common / Misc

Leelanau County

Early Native Americans had it right. They were the first cultural group drawn to Leelanau County, now a backdrop to poets, painters and a great seasonal influx of visitors, and nearly 20,000 residents who call the peninsula home.

Dramatic Lake Michigan vistas, deep blue lakes and temperate climate were cause enough for its first inhabitants to dub the land as lee-lan-au, or the "Land of Delight."

The Leelanau Enterprise serves as the county's official newspaper, so it's only natural that we'd want to boast of our community. You never know where you'll be when someone will sing the praise of Leelanau County.

By the numbers, Leelanau:

• Is 341 square miles, or 218,240 acres.

• Includes 100 miles of Lake Michigan shoreline and 33 inland lakes which cover 8 percent of its land mass. Glen Lake and Lake Leelanau are perhaps the crown jewels of Leelanau County, providing recreation and much-sought residential sites.

• Became a county in 1863. After a fire suspected as arson, the county seat was moved to Leland in 1883. Voters in 2006 authorized another change, and now the County Seat is located in a new building off M-204 between Suttons Bay and Lake Leelanau. It's officially located in Suttons Bay Township.

• Is 40 percent wooded and 24 percent in agriculture. When you think of Leelanau, think of fruits in general, and cherries in the specific. The county contains the best environment in the world for tart cherries, its rolling terrain shrugging off early frosts to lengthen its growing season.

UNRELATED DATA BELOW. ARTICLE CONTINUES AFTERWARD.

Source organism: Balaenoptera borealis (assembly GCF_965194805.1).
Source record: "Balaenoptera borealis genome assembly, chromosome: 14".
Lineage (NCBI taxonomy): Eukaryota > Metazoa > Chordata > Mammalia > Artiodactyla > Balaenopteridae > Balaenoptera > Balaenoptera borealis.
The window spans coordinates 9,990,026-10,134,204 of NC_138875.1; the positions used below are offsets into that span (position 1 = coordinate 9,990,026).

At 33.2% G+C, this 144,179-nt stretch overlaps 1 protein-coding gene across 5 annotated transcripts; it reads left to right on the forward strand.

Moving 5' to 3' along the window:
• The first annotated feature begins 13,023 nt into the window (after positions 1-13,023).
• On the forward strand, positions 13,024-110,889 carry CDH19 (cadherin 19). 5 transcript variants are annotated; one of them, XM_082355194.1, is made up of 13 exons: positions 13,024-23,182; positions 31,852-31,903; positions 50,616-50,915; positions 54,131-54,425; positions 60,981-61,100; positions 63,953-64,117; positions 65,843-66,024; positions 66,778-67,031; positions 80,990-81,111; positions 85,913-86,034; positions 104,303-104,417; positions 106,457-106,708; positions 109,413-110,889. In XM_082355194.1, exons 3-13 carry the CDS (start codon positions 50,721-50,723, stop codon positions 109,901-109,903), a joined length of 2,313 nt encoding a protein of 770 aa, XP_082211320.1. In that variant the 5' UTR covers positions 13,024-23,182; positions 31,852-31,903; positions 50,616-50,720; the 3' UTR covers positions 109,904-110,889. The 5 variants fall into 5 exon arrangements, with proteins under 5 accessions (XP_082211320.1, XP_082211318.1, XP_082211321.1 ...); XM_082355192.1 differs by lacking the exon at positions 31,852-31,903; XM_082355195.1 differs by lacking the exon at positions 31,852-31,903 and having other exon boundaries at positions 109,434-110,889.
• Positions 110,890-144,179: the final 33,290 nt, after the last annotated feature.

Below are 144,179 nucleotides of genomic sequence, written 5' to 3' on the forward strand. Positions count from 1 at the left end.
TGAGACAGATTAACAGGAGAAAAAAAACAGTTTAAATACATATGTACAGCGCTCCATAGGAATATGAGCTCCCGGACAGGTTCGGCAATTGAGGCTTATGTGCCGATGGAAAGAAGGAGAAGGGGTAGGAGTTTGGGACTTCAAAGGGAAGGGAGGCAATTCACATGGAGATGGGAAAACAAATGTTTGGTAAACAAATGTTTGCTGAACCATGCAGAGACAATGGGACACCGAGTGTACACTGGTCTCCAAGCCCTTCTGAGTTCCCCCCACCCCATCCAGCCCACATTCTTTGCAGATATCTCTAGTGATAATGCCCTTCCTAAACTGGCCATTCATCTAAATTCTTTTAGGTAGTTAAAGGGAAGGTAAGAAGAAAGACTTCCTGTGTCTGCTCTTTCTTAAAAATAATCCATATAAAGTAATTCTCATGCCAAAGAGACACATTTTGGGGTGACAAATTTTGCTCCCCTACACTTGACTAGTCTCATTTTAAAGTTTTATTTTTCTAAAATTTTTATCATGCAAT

• Has about 50 residents per square mile. The county's population grew 28.8 percent between 1970 and 1980, and 18.8 percent during the next ten years. It's likely that about 20,000 folks call Leelanau home today.

• Is home to the Grand Traverse Band of Ottawa and Chippewa Indians, which operate one of the finest casinos in Michigan at Peshawbestown. A portion of revenues from gambling are annually donated back to local governments, with more than $1 million provided most recently.

• Is warmer than most of the rest of Michigan, with the average daily high in the winter rising to 33 degrees. Other seasonal highs are 64 degrees in the spring, 77 in the summer and 45 in the fall.

You can't talk about Leelanau without mentioning its recreational opportunities.

The county is home to Sleeping Bear Dunes National Lakeshore, which encompasses 44,950 acres. The national park includes much of the southwestern portion of the county and North and South Manitou islands. Visitors will find opportunities for hiking, fishing, visiting historic villages and farms and of course the magnificent vistas preserved by the park.

The county is also home to state-owned Leelanau State Park north of Northport (which includes the historic Grand Traverse lighthouse), and 5,000 acres preserved as part of the Pere Marquette State Forest in south-central Leelanau County.

But the numbers of Leelanau County fall far short of explaining its personality. How can you calculate the community support for the Cedar Polish Fest, the wine festivals of Leland and Northport, Anchor Days in Empire or the Jazz Festival in Suttons Bay? With strong ethnic representation in the county's small villages, a committed community of churches and some of the finest small schools in Michigan, Leelanau has much to offer visitors and residents alike.

We consider it the finest place to live, work and play in America. We said we were going to boast a little.


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